address to the Pennsylvania General Assembly, touching on several subjects, from minimum wage to education funding. But he put a special emphasis on gun control legislation and funding for prevention programs.
In his address, Wolf urged the legislature to pass stronger gun control laws, including comprehensive background checks for gun purchases, red flag laws (which allow for the removal of guns from a person who poses a risk to themselves or others), making it a requirement for owners to report a lost or stolen gun, and to ban ghost guns (partially built guns sold without a serial number). He also urged new gun-storage requirements to prevent accidental shootings, school shootings, and suicides.
Last year, Wolf signed a bi-partisan gun-control law that requires convicted domestic abusers to turn in their firearms. But Wolf has consistently advocated for more and stricter efforts to curb gun violence, though many of those efforts have been stymied by state Republicans.
In his budget plan, Wolf proposed setting aside $6 million for gun violence prevention programs with the Pennsylvania Commission on Crime and Delinquency, and another $4 million for the Philadelphia Gun Violence Task Force.
In his speech, Wolf highlighted stories of gun violence in Pennsylvania, including gang violence, mass shootings, and suicide.
“I understand that unimaginable tragedy is part of life. But when it comes to gun violence, we have gotten to a point where these kinds of tragedies are no longer unimaginable at all,” said Wolf, adding that Americans have gotten used to byproducts of gun violence like bulletproof backpacks and lockdown drills. “And, unfortunately, we have also gotten used to hearing politicians offer their thoughts and prayers and little else.”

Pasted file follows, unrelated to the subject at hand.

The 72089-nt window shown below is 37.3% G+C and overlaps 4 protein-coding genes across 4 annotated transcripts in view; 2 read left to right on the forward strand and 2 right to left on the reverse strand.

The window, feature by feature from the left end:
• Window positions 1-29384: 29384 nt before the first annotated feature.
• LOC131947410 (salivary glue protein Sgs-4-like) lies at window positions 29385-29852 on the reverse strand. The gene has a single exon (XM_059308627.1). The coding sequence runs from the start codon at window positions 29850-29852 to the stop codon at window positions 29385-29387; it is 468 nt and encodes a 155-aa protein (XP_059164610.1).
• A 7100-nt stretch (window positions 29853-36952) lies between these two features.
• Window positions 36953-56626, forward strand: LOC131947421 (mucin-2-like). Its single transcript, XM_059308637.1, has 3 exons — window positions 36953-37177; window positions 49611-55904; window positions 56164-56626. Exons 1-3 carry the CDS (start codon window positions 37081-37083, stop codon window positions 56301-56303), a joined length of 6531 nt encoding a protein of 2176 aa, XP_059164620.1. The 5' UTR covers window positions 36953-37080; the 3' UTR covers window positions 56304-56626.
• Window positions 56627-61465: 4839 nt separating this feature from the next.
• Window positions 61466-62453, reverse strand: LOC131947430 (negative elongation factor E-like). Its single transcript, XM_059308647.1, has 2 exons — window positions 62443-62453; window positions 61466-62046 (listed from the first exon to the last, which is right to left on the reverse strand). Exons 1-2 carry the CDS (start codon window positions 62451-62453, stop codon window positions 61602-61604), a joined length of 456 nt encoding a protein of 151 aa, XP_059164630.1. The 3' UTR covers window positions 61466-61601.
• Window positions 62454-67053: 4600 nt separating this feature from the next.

In October 2019, gun-control advocacy group Everytown released a compilation of data showing that gun deaths in Pennsylvania increased 18% from 2007-2017 (it increased 17% nationwide over the same period). The data also showed that 63% of gun deaths are suicides (compared to 61% nationwide). In Pennsylvania, Black people are 18 times as likely as white people to die from a gun homicide (compared to 10 times as likely nationwide).
Wolf pleaded with members of the assembly and responsible gun owners to consider the dangers of not passing legislation. “Can you honestly say that you don’t believe there’s any way to protect both your family and the Constitution?... Can you look at your family and honestly say that you wouldn’t do anything, pay any price, to protect them?”
Wolf’s address also included a proposed minimum wage increase to $12, with a gradual increase to $15, providing $405 million to public schools, and encouraged a statewide non-discrimination protections for LGBTQ people.